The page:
You could be forgiven for expecting the entire game to take place in black and white, as it looks positively stunning - but when Miku appears, you are transported to luscious colour, and the game just gets better from there.
Individual moments of the game succeed in tying together the past and the present (such as seeing the ghost of your brother, walking the footsteps you walked him in minutes earlier...), and this keeps the plot alive - the experience is never a lonely or boring one.
A useful 'correlation' screen keeps you in check with the ins and outs of the various characters you meet or are searching for, and this aids the progression of the plot markedly.
The sound effects are sublime -without sounding geeky, the 'ting' when the white kimono girl appears is fantastically executed - and the effect of the sound and graphics combines to make a brilliantly spooky affair - this is a game definately meant to be played in the dark.
It is not without problems, though. The control system is awkward at first, and Miku is not always fully responsive. The camera system is, contrary to popular belief, not difficult at all. If pressing O then X is hard for some people, then maybe they should put down their controllers right now.
The voice acting is, at time, lamentable - the audio tapes that would provide pleasingly atmospheric plot clues are spoken in a catatonic tone that suggests a man reading from a script, poorly.
Other than that, Project Zero is a wonderful experience, and worth every penny.


Final Fantasy X (PS2)
Final Fantasy X (PS2)
Offered by MyMemory
Price: £9.47

2 of 4 people found the following review helpful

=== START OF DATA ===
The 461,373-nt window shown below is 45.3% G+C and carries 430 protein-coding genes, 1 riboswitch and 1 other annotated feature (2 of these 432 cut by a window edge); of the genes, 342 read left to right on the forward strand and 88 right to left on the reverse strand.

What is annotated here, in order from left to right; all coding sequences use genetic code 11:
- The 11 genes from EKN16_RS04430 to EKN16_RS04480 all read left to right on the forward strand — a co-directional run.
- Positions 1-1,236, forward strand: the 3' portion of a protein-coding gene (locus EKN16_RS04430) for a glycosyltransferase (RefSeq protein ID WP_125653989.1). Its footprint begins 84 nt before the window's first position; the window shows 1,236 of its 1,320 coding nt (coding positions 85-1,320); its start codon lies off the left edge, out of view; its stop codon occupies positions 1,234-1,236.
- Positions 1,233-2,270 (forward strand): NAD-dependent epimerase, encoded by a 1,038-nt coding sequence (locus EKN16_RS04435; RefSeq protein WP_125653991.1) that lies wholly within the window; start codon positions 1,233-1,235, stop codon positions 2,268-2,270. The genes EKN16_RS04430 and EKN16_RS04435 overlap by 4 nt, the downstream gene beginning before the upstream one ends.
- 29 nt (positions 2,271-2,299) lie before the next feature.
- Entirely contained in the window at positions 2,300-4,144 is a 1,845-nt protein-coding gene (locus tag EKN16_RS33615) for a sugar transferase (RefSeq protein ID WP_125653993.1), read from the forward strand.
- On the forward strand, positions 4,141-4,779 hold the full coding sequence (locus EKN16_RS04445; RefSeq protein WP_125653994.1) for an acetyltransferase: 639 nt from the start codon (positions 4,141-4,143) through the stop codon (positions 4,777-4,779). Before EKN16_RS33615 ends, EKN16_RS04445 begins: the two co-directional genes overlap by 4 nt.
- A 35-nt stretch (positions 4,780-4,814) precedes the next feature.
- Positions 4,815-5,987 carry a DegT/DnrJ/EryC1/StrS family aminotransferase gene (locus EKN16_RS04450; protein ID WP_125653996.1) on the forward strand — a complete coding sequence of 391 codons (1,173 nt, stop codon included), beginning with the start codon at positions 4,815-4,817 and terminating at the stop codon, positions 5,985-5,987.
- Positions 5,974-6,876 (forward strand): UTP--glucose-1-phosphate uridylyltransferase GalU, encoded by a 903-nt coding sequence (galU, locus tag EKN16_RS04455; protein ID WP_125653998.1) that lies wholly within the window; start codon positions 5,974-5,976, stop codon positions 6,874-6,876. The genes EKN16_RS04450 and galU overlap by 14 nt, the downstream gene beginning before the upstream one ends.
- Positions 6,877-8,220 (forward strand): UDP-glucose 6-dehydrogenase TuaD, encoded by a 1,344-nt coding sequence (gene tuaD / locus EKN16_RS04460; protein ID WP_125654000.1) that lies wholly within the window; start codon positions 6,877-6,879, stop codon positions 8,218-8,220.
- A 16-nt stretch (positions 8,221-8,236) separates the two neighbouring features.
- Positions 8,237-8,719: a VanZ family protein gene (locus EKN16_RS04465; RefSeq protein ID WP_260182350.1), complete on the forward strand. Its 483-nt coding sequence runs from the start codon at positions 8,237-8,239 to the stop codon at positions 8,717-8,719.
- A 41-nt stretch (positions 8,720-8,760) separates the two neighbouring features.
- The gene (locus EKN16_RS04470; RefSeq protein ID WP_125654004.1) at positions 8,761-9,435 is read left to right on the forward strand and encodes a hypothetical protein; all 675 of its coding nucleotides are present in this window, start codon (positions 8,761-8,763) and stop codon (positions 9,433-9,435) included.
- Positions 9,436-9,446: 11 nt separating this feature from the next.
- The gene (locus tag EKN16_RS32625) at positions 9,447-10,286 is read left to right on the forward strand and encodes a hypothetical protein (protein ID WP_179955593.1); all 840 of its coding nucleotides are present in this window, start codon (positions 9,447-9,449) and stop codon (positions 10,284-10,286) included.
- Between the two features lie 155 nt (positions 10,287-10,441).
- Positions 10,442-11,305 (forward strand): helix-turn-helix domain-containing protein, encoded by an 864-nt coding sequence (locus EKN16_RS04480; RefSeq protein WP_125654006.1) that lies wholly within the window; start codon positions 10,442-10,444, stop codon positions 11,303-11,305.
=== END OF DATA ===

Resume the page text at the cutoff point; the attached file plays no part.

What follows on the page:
3.0 out of 5 stars Formulaic, 11 Nov 2002
This review is from: Final Fantasy X (PS2) (Video Game)
FFX has the right mood, the right tone, great presentation, and its heart is obviously in the right place. The characters, while not actively interesting, are colourful, and from time to time, i guess you do care about what happens to them. The world is well-realised, the plot is standard fare, and the battle system is as it ever was. There are many problems with the game:
It's too linear. There is absolutely no room for branching out, and deviating from the set path. None whatsoever, mainly because of the absence of a world map.
It's too formulaic, and repetitive. The biggest challenge is beating the next, bigger monster - and the way you do it is always the same. You fight the smaller monsters and get more sphere points and become better. Repeat, ad naseum.
It is far too obscure and meaningless. The less said about the ending, the better. And the plot, while never really predictable, never sparkles. Nothing truly shocking happens, there's no scope for it. And, due to the relative unimportance of your band of characters, and the players' seperation from most of them, no real emotional tie is developed with anyone. The game is nothing more than an infant school play, acted out before you. Sure, it's cute - but it's not great.
All in all, a nice game. Nothing like the experience FF7 was - closer to a graphically resplendant Hybrid Heaven than anything.
The only really good bit, call me a videogame fanboy if you will, is that Lulu is really hot.


Coupling: Complete Series 2 [DVD]
Coupling: Complete Series 2 [DVD]
Dvd ~ Jack Davenport
Offered by best_value_entertainment
Price: £2.96

17 of 19 people found the following review helpful
5.0 out of 5 stars You're shaking the caravan, Jeffrey!, 17 Oct 2002
Verified Purchase(What is this?)
Simply put - comedy. Purely British, English comedy and not dumbed down for anyone. Coupling almost has it's own 'bubble', what with all the theories the group are throwing out about the world and life, and how things work... it's like being inside that bar is being inside a slightly different, much funnier world.
Only poor episode is 'Jane and the truth-snake', which steers too much towards a Friends-style relieance on props to achieve comedy.
Brilliant moments include Captain Subtext, the melty man, the dangerous parts of australia, the cushions, having too many legs, and accidentally telling your girlfriend your name is Dick Darlington.
Series 3 is currently on BBC2, and it seems as though this series will be leading British comedy for a while to come. Very good!